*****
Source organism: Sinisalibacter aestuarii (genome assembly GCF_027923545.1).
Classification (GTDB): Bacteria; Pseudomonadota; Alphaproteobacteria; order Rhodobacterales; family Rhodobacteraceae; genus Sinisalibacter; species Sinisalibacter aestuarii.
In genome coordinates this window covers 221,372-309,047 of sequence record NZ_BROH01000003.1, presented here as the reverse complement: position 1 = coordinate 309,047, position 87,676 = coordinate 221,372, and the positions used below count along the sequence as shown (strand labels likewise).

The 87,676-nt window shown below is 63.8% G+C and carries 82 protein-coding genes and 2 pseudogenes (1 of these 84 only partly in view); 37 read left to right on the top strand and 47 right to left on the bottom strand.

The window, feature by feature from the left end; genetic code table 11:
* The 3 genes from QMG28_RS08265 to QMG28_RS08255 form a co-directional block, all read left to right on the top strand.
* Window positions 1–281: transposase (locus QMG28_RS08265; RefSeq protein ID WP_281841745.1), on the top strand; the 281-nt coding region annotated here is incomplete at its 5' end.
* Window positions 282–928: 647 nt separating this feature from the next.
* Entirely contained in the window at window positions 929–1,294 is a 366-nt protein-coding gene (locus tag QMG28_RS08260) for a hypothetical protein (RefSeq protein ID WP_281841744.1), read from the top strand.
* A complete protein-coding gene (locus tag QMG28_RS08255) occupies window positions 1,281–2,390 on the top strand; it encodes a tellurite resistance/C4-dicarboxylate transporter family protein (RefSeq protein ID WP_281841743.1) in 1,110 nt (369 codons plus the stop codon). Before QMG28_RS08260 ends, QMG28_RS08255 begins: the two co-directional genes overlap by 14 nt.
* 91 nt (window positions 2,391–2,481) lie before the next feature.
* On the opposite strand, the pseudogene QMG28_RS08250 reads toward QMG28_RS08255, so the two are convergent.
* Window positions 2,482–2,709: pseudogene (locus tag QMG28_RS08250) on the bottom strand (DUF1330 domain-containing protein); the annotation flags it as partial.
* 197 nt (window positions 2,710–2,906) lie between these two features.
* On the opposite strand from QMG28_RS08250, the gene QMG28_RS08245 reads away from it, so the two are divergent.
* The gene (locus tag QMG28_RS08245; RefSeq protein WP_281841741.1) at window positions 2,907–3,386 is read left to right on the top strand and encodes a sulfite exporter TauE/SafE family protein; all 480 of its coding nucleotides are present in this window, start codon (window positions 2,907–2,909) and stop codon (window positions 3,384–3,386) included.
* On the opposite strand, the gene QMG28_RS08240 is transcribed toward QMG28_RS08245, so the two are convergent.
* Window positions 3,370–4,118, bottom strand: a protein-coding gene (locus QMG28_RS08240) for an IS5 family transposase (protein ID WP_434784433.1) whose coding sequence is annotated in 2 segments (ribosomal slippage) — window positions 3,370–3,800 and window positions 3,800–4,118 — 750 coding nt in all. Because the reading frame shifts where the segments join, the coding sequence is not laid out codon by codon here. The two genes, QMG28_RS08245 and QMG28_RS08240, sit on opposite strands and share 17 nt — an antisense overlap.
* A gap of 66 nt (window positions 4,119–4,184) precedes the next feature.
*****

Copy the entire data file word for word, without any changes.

Source organism: Sinisalibacter aestuarii (genome assembly GCF_027923545.1).
Classification (GTDB): Bacteria; Pseudomonadota; Alphaproteobacteria; order Rhodobacterales; family Rhodobacteraceae; genus Sinisalibacter; species Sinisalibacter aestuarii.
In genome coordinates this window covers 221,372-309,047 of sequence record NZ_BROH01000003.1, presented here as the reverse complement: position 1 = coordinate 309,047, position 87,676 = coordinate 221,372, and the positions used below count along the sequence as shown (strand labels likewise).

The 87,676-nt window shown below is 63.8% G+C and carries 82 protein-coding genes and 2 pseudogenes (1 of these 84 only partly in view); 37 read left to right on the top strand and 47 right to left on the bottom strand.

The window, feature by feature from the left end; genetic code table 11:
* The 3 genes from QMG28_RS08265 to QMG28_RS08255 form a co-directional block, all read left to right on the top strand.
* Window positions 1–281: transposase (locus QMG28_RS08265; RefSeq protein ID WP_281841745.1), on the top strand; the 281-nt coding region annotated here is incomplete at its 5' end.
* Window positions 282–928: 647 nt separating this feature from the next.
* Entirely contained in the window at window positions 929–1,294 is a 366-nt protein-coding gene (locus tag QMG28_RS08260) for a hypothetical protein (RefSeq protein ID WP_281841744.1), read from the top strand.
* A complete protein-coding gene (locus tag QMG28_RS08255) occupies window positions 1,281–2,390 on the top strand; it encodes a tellurite resistance/C4-dicarboxylate transporter family protein (RefSeq protein ID WP_281841743.1) in 1,110 nt (369 codons plus the stop codon). Before QMG28_RS08260 ends, QMG28_RS08255 begins: the two co-directional genes overlap by 14 nt.
* 91 nt (window positions 2,391–2,481) lie before the next feature.
* On the opposite strand, the pseudogene QMG28_RS08250 reads toward QMG28_RS08255, so the two are convergent.
* Window positions 2,482–2,709: pseudogene (locus tag QMG28_RS08250) on the bottom strand (DUF1330 domain-containing protein); the annotation flags it as partial.
* 197 nt (window positions 2,710–2,906) lie between these two features.
* On the opposite strand from QMG28_RS08250, the gene QMG28_RS08245 reads away from it, so the two are divergent.
* The gene (locus tag QMG28_RS08245; RefSeq protein WP_281841741.1) at window positions 2,907–3,386 is read left to right on the top strand and encodes a sulfite exporter TauE/SafE family protein; all 480 of its coding nucleotides are present in this window, start codon (window positions 2,907–2,909) and stop codon (window positions 3,384–3,386) included.
* On the opposite strand, the gene QMG28_RS08240 is transcribed toward QMG28_RS08245, so the two are convergent.
* Window positions 3,370–4,118, bottom strand: a protein-coding gene (locus QMG28_RS08240) for an IS5 family transposase (protein ID WP_434784433.1) whose coding sequence is annotated in 2 segments (ribosomal slippage) — window positions 3,370–3,800 and window positions 3,800–4,118 — 750 coding nt in all. Because the reading frame shifts where the segments join, the coding sequence is not laid out codon by codon here. The two genes, QMG28_RS08245 and QMG28_RS08240, sit on opposite strands and share 17 nt — an antisense overlap.
* A gap of 66 nt (window positions 4,119–4,184) precedes the next feature.